On the other, no extra ending will fix the fan rage. It's happened, you cannot un-see it. That's the ending the developers came up with. I have albums with songs I'm not wild about. Bit I'm not entitled to complain to Florence and the machine

Posted:2 years ago

#20

Emily Rose
Freelance Artist

80 34 0.4
So many people in these comments (and it seems the writer of the article) have not played the games in question.

According to Mass effect lore, the ending would have wiped out every system that had a mass effect relay (ie every system with any of the mass effect species). You even see the explosions from the galaxy map.

The writer from the first 2 games was gone and it's painfully obvious. Massive plot holes (characters with you in the last mission turn up on unrelated planets in the ending) and none of the last two games worth of progress matters at all.

This happened before with Neon Genesis Evangelion, and it was better in the long run.

You just don't make such a thoughtless ending to such an important game and expect no negative feedback.

Posted:2 years ago

#21

Pete Thompson
Owner / Admin

175 99 0.6
I've been a fan of the Mass Effect series from the start, I've enjoyed all three games and have 1000gs on each of the first two and 1050gs on ME3, In ME2 I imported my ME1 save, In ME3 I imported my ME2 save, I had well over 5000 assets (100% on all regions) and i got the so called green ending, I'd read that Shepard would no longer be part of the series, but that's more or less expected if you want to keep a series fresh and interesting so I knew Shepard would bite the bullet at some point, even so I loved the entire game and the ending didn't disappoint me at all. Bring on the DLC :-)

Posted:2 years ago

#22

Morville O'Driscoll
Blogger & Critic

1,536 1,339 0.9
@ Tim

Exactly. You can argue about creative input and the creative purity of something all day long, but the fact is, it makes no sense. This shouldn't even be a "thing"; should fans be allowed to question the creative impulse of BioWare? Yes. Of course. Should they expect to control the artistic vision? Debatable (I'd personally say no). Are they entitled to an ending that makes sense? Yes. Absolutely. Everyone is entitled to that, otherwise you would get videogames that are the equivalent of Plan 9 From Outer Space, with creators laughing manically as they ignore input from the consumer and follow their vision.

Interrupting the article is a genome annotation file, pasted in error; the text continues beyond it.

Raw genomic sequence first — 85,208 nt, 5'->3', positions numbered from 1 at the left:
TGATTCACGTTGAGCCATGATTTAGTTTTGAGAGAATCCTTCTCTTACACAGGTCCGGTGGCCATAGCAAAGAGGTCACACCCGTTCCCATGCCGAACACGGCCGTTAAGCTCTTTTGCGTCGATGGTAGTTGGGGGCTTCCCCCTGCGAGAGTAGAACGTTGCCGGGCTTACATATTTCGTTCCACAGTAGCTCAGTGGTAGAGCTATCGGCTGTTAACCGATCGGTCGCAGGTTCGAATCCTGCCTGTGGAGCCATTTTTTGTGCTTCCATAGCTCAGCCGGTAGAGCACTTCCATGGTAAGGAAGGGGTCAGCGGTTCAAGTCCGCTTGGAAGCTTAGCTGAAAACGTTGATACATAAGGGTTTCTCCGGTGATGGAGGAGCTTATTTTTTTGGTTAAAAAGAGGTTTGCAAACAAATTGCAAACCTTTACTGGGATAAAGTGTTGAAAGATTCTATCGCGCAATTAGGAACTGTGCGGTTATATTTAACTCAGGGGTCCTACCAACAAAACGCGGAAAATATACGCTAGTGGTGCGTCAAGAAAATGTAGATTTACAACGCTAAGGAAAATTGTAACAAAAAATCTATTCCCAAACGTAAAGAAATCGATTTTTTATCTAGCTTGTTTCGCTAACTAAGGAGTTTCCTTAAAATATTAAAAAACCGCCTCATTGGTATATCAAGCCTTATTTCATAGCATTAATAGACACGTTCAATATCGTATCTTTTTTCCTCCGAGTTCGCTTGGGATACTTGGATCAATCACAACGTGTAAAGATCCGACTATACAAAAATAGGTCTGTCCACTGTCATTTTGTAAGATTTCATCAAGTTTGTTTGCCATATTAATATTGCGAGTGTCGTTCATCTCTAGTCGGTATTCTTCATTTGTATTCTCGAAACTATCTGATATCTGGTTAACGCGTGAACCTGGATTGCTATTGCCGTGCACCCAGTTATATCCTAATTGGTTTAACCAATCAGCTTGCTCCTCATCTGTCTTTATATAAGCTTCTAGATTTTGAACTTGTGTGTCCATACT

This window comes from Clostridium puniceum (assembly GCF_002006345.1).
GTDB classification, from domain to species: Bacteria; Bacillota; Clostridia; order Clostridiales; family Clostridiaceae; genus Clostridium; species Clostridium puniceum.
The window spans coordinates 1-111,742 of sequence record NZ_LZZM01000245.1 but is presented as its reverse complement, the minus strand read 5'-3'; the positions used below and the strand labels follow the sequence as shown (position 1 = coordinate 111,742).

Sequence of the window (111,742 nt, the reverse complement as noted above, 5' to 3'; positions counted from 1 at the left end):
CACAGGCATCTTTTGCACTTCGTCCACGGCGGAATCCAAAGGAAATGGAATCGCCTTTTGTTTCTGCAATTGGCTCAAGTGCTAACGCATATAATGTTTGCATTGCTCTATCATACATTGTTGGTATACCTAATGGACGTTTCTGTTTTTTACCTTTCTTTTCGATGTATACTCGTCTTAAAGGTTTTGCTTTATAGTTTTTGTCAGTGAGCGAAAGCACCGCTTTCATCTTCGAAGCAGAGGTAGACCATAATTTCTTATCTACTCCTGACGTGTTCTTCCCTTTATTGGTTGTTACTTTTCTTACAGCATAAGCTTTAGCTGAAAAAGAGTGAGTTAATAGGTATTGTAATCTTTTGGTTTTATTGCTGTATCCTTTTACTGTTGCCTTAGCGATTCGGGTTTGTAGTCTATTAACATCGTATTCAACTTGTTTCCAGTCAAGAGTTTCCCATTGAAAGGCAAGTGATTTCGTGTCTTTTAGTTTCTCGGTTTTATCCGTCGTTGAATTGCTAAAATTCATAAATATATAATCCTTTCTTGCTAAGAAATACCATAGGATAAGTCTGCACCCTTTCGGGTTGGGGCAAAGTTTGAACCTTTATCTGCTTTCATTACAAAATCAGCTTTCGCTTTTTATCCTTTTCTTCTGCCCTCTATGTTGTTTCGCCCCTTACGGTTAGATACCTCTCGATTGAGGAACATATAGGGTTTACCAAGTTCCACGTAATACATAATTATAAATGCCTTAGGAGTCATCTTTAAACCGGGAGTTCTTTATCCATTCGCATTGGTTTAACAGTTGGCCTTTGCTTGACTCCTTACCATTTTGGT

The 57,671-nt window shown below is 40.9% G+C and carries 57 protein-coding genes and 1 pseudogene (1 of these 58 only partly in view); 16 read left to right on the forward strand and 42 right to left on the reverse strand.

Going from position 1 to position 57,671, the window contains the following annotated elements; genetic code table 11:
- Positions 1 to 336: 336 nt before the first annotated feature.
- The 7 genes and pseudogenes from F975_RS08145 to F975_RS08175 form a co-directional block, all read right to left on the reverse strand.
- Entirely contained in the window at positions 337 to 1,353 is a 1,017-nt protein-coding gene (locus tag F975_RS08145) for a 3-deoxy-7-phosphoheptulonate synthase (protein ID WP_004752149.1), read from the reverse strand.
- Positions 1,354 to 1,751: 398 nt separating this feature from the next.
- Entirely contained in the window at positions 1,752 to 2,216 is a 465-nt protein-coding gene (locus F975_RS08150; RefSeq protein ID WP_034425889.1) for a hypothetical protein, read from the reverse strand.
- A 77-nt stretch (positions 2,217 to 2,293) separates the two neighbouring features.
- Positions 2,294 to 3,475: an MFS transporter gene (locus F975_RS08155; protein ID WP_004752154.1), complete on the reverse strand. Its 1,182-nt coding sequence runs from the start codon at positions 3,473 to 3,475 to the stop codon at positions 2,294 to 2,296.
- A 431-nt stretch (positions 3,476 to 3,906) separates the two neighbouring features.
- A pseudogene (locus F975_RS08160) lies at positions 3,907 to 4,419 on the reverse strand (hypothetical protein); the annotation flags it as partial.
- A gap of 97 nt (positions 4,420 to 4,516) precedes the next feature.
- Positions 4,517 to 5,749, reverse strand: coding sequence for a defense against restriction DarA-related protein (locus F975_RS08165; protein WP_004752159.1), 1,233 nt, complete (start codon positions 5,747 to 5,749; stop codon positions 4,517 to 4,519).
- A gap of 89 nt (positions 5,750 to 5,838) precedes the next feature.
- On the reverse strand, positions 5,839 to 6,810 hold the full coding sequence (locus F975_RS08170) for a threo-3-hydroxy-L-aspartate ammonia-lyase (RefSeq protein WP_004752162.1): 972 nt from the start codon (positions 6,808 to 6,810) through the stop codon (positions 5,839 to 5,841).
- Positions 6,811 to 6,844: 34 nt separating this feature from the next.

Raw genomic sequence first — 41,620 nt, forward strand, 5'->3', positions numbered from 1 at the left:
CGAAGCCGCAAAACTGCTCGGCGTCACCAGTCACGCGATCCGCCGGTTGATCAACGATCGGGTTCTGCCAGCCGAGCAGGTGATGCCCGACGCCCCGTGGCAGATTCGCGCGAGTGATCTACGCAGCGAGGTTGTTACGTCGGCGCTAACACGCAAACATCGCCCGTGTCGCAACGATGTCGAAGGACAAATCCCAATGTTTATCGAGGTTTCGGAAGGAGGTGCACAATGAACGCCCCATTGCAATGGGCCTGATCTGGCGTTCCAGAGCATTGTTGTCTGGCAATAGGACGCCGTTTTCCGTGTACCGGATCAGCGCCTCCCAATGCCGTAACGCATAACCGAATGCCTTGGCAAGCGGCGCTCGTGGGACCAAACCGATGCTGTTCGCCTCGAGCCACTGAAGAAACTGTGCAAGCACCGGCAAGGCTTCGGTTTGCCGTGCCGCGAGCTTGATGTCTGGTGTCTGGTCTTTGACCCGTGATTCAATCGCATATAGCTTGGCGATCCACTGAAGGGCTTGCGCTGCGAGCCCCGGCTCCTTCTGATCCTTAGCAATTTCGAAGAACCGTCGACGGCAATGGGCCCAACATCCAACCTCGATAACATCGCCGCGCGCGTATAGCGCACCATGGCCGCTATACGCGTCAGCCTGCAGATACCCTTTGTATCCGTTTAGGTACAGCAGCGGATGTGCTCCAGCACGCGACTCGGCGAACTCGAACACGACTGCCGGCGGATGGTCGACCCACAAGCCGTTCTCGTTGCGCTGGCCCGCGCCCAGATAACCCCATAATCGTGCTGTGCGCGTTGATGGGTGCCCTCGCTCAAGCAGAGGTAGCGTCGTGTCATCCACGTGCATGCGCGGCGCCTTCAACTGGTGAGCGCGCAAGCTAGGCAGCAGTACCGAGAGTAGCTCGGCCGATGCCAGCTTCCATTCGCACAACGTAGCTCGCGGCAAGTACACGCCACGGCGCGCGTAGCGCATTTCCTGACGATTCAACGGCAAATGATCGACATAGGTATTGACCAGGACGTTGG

Posted:2 years ago

#23

Liam Farrell

66 13 0.2
I'd forgotten all about the Evangelion ending fallout (there were death threats, weren't there?) but They had the excuse of the money running out/being embezzled.

Posted:2 years ago

#24
Regarding the example of Evangelion as a creative product that had its ending changed... Evangelion was a very different set of circumstances - there are various versions of the story, but the most credible one I've heard (from people who worked at the studio at the time) is that the studio had been delivering episodes later and later, partially due to time/budget constraints, but also partially because the subject matter was getting less and less suitable for broadcast in a mid-evening "family" timeslot. The network eventually flipped out after the 24th episode, demanded to see storyboards and WIP for the final two episodes, and flipped out again - forcing the studio to rework the episodes in a very short space of time. The result was an ending that was partially born out of desperation and huge constraints, and partially borne out of a desire to say "screw you" to the network. (And yes, there were death threats, and there have been various reworkings of the ending since then, but certainly not as a consequence of the feedback the studio got from its more "vocal fans" - the ones who scrawled graffiti death threats on the front of their office building, for example...)

Posted:2 years ago

#25

Antony Johnston
Writer & Narrative Designer

112 18 0.2
All other debate aside...

"Imagine how you'd feel if this was a group of people petitioning JK Rowling with angry demands for a different ending to the Harry Potter series"

You do know this actually happened, right, Rob? To the point where some fans even rewrote the ending and tried to sell their version on Amazon.

(And you guys should try hanging out in comics fandom one day, then you'd know what real "fan entitlement" sounds like ;)

Posted:2 years ago

#26